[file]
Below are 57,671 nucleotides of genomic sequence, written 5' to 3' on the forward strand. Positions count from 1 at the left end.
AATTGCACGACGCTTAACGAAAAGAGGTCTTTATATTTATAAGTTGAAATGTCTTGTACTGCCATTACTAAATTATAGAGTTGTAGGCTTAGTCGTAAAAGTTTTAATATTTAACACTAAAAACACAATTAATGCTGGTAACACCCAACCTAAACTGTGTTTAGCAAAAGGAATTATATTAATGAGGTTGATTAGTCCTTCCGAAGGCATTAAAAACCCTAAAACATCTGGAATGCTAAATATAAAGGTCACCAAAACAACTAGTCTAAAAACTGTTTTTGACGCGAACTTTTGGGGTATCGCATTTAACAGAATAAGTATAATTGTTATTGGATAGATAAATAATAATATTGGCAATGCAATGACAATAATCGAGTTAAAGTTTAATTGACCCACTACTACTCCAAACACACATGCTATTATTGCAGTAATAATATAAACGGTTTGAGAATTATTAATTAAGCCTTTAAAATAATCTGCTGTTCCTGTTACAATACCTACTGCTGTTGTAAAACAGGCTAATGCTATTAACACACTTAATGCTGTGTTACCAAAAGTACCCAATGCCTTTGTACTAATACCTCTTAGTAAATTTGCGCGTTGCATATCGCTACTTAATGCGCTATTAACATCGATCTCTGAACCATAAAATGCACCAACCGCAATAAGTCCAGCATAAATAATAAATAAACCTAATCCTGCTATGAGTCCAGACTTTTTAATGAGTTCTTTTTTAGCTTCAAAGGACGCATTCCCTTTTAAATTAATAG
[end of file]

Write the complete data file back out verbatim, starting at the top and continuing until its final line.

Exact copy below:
Below are 57,671 nucleotides of genomic sequence, written 5' to 3' on the forward strand. Positions count from 1 at the left end.
AATTGCACGACGCTTAACGAAAAGAGGTCTTTATATTTATAAGTTGAAATGTCTTGTACTGCCATTACTAAATTATAGAGTTGTAGGCTTAGTCGTAAAAGTTTTAATATTTAACACTAAAAACACAATTAATGCTGGTAACACCCAACCTAAACTGTGTTTAGCAAAAGGAATTATATTAATGAGGTTGATTAGTCCTTCCGAAGGCATTAAAAACCCTAAAACATCTGGAATGCTAAATATAAAGGTCACCAAAACAACTAGTCTAAAAACTGTTTTTGACGCGAACTTTTGGGGTATCGCATTTAACAGAATAAGTATAATTGTTATTGGATAGATAAATAATAATATTGGCAATGCAATGACAATAATCGAGTTAAAGTTTAATTGACCCACTACTACTCCAAACACACATGCTATTATTGCAGTAATAATATAAACGGTTTGAGAATTATTAATTAAGCCTTTAAAATAATCTGCTGTTCCTGTTACAATACCTACTGCTGTTGTAAAACAGGCTAATGCTATTAACACACTTAATGCTGTGTTACCAAAAGTACCCAATGCCTTTGTACTAATACCTCTTAGTAAATTTGCGCGTTGCATATCGCTACTTAATGCGCTATTAACATCGATCTCTGAACCATAAAATGCACCAACCGCAATAAGTCCAGCATAAATAATAAATAAACCTAATCCTGCTATGAGTCCAGACTTTTTAATGAGTTCTTTTTTAGCTTCAAAGGACGCATTCCCTTTTAAATTAATAG